Interestingly, its the ‘linking words’ and not conversational ‘fillers’ that make you a better communicator!

A week link breaks the chain of Thoughts not only for the speaker but also for the listener.

To impressively speak your sentences together, first of all, learn to use some ‘linking words’ such that you form a connected speech and therefore your listener enjoys it as a story. As experience with real-life conversations tells us, that the stories are comprehended easily and are listened with much interest and therefore are appreciated more than some ‘d-i-s-j-o-i-n-t’ sentences which are spoken merely to fill the allotted time. Eventually, it’s the usage of ‘Linking words’ as underlined that make an otherwise boring speech to flow like a story. In short, it makes better sense to tell a story since people enjoy it. After-all Stories sell!

In my opinion, they are as salt in a recipe so when composing a simple description –where you need to add more information, as well as while narrating an event; you need to use them just right. In brief, don’t use too little salt neither too much!

Could anyone understand the paragraph ABOVE without ‘linking words’ that I have underlined?

While reading, you would not have reached to the end of the story (where I talk about ‘salt in recipe’) AND if you somehow have due to some compulsion to read, you would not understood whatever I meant.

Read on  if the above makes sense to Learn some commonly used linking words (an English professor my like to call them by various names – phrasal-verbs, conjunctions) I also give my views on how and where to use them (or not to) to be an impressive speaker or a story-teller.

Here are six fundamental types of speaking that you may normally do in an official environment or even when appearing for a critical interview:

  • Describing your company or product – providing additional information.
  • Narrating events or answering ‘How to’ questions – something that goes in a sequence.
  • Doing Comparison or Contrasting – your company’s services as compared to the competition.
  • Explaining Cause and Effect – giving explanation or reason for the delay, for instance. Caution: Don’t do it until asked for with a ‘why’ question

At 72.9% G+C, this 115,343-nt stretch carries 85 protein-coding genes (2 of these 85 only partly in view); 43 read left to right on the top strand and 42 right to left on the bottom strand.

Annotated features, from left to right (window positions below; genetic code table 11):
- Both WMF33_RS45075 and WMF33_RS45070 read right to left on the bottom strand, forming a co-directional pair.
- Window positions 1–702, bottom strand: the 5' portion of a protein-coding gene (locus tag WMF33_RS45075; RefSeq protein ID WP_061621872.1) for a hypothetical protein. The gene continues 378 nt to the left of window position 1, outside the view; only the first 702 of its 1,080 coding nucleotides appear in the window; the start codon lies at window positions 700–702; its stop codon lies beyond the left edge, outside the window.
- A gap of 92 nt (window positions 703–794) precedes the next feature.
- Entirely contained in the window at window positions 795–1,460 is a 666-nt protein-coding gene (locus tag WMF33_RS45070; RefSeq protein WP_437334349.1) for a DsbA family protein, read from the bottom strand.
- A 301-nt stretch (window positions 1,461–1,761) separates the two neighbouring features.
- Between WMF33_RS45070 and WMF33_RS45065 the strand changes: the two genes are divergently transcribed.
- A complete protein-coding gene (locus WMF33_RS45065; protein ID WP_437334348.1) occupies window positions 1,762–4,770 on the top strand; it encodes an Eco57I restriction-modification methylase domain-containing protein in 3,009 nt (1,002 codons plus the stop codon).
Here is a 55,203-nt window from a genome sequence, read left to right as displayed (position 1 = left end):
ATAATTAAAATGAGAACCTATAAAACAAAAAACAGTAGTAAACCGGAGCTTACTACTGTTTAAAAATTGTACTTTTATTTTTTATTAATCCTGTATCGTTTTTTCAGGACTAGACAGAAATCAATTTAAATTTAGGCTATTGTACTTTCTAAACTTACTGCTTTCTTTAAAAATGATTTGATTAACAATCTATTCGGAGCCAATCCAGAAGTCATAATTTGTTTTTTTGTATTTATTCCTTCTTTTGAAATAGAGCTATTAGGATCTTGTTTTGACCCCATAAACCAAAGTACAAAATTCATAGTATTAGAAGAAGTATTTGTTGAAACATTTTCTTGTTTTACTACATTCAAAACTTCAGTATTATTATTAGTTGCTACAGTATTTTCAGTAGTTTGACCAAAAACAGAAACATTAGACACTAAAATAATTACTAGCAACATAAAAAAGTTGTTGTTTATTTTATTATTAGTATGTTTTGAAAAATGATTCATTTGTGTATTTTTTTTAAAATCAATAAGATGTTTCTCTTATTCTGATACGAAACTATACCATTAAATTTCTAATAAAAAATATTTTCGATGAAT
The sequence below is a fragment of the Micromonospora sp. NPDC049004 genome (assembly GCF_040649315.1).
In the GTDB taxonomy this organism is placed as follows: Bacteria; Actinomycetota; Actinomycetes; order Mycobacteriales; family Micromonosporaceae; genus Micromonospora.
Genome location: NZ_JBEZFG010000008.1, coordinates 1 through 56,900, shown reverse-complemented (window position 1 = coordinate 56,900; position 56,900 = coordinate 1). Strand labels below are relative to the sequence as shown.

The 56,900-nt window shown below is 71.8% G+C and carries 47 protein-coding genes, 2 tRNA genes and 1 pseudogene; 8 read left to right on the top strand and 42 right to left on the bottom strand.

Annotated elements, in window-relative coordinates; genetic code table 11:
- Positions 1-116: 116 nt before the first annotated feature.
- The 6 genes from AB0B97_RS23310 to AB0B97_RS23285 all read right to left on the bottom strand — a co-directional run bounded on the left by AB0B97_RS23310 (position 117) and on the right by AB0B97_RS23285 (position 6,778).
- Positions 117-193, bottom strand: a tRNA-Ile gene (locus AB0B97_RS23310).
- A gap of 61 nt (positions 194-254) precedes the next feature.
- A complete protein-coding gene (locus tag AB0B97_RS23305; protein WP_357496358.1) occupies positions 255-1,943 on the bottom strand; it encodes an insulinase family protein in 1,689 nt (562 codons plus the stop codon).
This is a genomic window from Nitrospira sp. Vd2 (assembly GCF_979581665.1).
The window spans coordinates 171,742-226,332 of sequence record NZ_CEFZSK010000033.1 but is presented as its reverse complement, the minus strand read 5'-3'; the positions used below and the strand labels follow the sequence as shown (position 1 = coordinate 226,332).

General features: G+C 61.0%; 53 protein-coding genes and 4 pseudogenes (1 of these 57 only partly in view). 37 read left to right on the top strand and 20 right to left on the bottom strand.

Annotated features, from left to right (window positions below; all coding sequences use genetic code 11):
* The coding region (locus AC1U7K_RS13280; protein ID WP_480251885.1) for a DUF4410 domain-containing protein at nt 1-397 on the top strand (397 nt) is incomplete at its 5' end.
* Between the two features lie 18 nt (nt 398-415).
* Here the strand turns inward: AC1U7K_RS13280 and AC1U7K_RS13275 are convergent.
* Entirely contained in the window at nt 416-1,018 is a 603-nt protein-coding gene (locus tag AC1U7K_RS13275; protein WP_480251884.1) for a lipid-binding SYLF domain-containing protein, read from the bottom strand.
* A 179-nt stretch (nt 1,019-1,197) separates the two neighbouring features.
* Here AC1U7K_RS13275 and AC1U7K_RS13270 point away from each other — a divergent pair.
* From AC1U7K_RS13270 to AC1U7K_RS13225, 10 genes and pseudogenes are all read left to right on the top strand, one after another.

• Entering into an Arguments or Debate – everyone doesn’t need to be lawyer but argument do happen and you have ‘make your point’
  • Summing-up or giving overall conclusion – giving information in brief for example what happened in the meeting.

Don’y even try to open your mouth to speak to someone ‘any of the above’ without the connectors or ‘Linking words’.

Personally speaking, I hate giving explanation as also noting down the minutes of meetings but it may just be part of the job and some the job-saver or the job itself…… In contrast, I love to give examples, adding more information so that students have it all (giving reason 😉 ). As a result, the understand more and listen to the story on ‘How to learn…’. In short, I want each lesson to go like an interesting story.

For your to weave your stories together, it is important to learn how and where to use the right linking words. As I said, they add the required flow to your speech when you speak even 4-5 or more sentences together.  To keep the interest of the listener alive, Learn to use these words appropriately:

Note: This is the list of most common 'Linking words' Compiled by T.r.i.c.k.s - there can be more. This is for Usage of Students from Intermediate class (they may Learn 2/3 of each type). Whereas Students of Advanced Classes may do ALL.
Note: This is the list of most common ‘Linking words’ Compiled by T.r.i.c.k.s – there can be more. This is for Usage of Students from Intermediate class who may Learn 2/3 of each type. Whereas Students of Advanced Classes or those preparing for IELTS/TOEFL may do them ALL.

‘How to best learn them such that you immediately gain advantage:

Here are some tips from my experience and some that I picked in a T.r.i.c.k.s class for intermediate/advanced students:

Learn linking words

Its better If you practice them with other learners in a supervised environment, at first, there are less chances of your being wrong afterwards, as you start speaking in public.

You get many examples right and wrong (and both help) from other learners… as also there is someone to point out the over-usage – a communication expert and not just an English professor.  ( like me 😉  for instance. Am I taking too many liberties with the smilies?)

How boring it is to listen to someone’s daily routine with 5-6 usages of ‘then’ : “I start my day at…then… then…then…then”. I rather stop this speaker short on communication skills,  though grammatically nothing out rightly wrong in it.

Some more DON’Ts I have noticed: Don’t over-use any of them, particularly  ‘because’ before all the statements even when you are telling ‘what do you like’ where justification or explanation is not required. Never get into the habit of using some of them as ‘a filler’ word such as: Really or Actually.

Enjoy speaking naturally and I am sure your audience will equally well enjoy listening to your story!

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